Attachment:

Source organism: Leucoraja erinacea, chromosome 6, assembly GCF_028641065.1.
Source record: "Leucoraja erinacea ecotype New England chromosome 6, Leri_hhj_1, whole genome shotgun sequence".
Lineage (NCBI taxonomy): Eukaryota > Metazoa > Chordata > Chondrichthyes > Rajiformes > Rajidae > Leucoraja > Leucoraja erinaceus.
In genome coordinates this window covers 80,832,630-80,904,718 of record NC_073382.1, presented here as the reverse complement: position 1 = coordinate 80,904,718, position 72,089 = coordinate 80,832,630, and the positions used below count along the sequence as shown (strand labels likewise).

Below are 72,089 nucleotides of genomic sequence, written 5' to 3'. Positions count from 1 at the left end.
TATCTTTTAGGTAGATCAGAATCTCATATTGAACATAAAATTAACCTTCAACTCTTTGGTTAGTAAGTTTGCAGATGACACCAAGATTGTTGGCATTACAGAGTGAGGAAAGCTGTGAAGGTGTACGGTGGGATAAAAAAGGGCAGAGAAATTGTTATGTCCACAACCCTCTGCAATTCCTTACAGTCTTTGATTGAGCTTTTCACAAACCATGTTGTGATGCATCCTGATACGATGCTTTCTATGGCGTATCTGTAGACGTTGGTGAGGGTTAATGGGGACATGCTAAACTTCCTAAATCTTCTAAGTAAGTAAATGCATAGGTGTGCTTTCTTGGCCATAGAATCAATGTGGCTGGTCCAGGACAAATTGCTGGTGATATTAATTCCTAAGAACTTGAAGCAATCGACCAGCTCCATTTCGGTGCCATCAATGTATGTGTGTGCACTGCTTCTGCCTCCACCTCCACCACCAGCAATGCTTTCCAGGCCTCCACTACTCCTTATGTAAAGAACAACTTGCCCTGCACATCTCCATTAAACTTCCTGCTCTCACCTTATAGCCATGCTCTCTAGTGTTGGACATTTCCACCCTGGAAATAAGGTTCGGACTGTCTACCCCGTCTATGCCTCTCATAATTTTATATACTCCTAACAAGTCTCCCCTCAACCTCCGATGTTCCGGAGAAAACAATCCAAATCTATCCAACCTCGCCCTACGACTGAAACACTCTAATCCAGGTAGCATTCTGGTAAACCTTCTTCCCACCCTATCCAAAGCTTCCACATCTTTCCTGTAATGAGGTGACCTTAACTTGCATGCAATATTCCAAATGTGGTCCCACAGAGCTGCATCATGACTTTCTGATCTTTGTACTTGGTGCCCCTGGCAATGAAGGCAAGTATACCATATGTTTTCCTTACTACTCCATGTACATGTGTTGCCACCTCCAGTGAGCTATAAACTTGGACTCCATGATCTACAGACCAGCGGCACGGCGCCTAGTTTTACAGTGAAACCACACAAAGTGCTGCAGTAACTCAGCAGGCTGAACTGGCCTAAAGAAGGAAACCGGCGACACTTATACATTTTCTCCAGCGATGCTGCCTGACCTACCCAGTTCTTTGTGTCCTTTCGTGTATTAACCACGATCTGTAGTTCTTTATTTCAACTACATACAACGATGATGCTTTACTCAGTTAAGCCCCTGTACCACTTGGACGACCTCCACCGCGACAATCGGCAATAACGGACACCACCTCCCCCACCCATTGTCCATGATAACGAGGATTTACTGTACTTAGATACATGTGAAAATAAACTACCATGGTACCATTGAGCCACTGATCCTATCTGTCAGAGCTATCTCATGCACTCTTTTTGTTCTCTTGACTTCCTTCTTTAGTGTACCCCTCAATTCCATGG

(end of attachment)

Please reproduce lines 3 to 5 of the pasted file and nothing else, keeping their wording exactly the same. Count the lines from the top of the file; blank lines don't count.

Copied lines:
Lineage (NCBI taxonomy): Eukaryota > Metazoa > Chordata > Chondrichthyes > Rajiformes > Rajidae > Leucoraja > Leucoraja erinaceus.
In genome coordinates this window covers 80,832,630-80,904,718 of record NC_073382.1, presented here as the reverse complement: position 1 = coordinate 80,904,718, position 72,089 = coordinate 80,832,630, and the positions used below count along the sequence as shown (strand labels likewise).

Below are 72,089 nucleotides of genomic sequence, written 5' to 3'. Positions count from 1 at the left end.